South Australia’s notorious “bicycle bandit”, Kym Allen Parsons, will have his sentencing fast-tracked because he is “suffering” and wants to access voluntary assisted dying procedures, SA’s Supreme Court has heard.

An urgent closed court hearing was held on Thursday, which the ABC has been given permission to access on transcript.

During that hearing, the Supreme Court heard that Parsons, who is terminally ill, plans to access the treatment to end his life at the Flinders Medical Centre.

Parsons this week pleaded guilty to 10 counts of aggravated robbery, which he carried out in small South Australian towns between 2004 and 2014.

His sentencing, which was due to be handed down next Friday, will now be moved forward to Monday after his lawyer requested it be fast-tracked.

The ‘bicycle bandit’ was responsible for armed robberies at banks across small South Australian towns from 2004 to 2014. (Supplied)

Parsons ‘will die after sentencing’

The court heard Parsons had been permitted to use voluntary assisted dying laws before he entered custody.

Parsons’ lawyer, James Marcus, told the court his client wanted to be sentenced as soon as possible, so he could go ahead with the procedure.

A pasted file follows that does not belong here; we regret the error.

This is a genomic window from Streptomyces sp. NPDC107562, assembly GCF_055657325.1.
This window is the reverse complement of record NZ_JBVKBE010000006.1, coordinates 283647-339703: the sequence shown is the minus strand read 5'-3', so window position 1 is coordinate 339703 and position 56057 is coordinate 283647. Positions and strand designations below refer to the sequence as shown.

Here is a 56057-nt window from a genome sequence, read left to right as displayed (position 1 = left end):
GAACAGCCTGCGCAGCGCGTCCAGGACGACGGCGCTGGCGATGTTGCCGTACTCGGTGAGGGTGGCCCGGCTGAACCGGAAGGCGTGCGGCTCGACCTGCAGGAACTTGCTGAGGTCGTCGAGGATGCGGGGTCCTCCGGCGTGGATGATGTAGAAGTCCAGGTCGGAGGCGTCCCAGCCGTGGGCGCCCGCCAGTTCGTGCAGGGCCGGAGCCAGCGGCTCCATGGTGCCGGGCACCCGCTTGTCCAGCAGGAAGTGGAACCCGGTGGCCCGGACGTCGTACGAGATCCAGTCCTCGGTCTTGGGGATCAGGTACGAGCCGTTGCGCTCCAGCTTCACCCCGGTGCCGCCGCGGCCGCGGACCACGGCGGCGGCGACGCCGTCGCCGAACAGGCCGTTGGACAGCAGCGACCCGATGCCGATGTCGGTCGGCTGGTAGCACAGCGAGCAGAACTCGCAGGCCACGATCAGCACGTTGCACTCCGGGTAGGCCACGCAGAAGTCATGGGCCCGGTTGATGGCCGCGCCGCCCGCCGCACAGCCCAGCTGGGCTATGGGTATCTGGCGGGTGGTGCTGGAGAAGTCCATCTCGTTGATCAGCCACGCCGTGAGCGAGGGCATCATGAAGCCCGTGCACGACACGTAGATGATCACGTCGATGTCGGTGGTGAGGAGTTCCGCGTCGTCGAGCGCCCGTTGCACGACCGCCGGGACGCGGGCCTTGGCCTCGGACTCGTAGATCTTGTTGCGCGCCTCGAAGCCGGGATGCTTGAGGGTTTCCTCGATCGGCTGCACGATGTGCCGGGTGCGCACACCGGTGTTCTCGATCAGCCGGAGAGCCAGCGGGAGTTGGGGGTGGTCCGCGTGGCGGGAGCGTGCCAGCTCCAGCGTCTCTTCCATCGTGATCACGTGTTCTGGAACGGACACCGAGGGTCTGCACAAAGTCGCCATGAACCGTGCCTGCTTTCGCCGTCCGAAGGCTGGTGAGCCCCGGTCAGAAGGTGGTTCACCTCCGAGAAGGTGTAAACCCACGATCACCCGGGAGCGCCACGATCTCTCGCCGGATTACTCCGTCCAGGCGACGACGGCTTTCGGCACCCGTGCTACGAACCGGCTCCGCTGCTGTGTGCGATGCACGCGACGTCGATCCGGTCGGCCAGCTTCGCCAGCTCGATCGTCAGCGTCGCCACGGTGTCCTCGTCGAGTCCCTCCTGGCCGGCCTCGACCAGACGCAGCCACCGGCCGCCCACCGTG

“He is feeling very poorly and is suffering,” Mr Marcus said.

“He does not wish to access the voluntary assisted dying procedures until your Honour has passed sentence.”

In a hearing on Monday, victims described their ongoing trauma and suffering as a result of being targeted in armed bank robberies carried out by Parsons.

The court heard Parsons stole a total of $358,976.90 during the hold-ups and would repay the full amount.

The robberies occurred at bank branches throughout towns within an hour or two of Adelaide — including at Mannum, Lobethal, Tanunda, Yankalilla, Balaklava, Willunga and Mount Pleasant, which Parsons ambushed three times.

He often made his escape on a bike, earning him the nickname “bicycle bandit”.

The 73-year-old was arrested last year after an investigation stretching back almost two decades.

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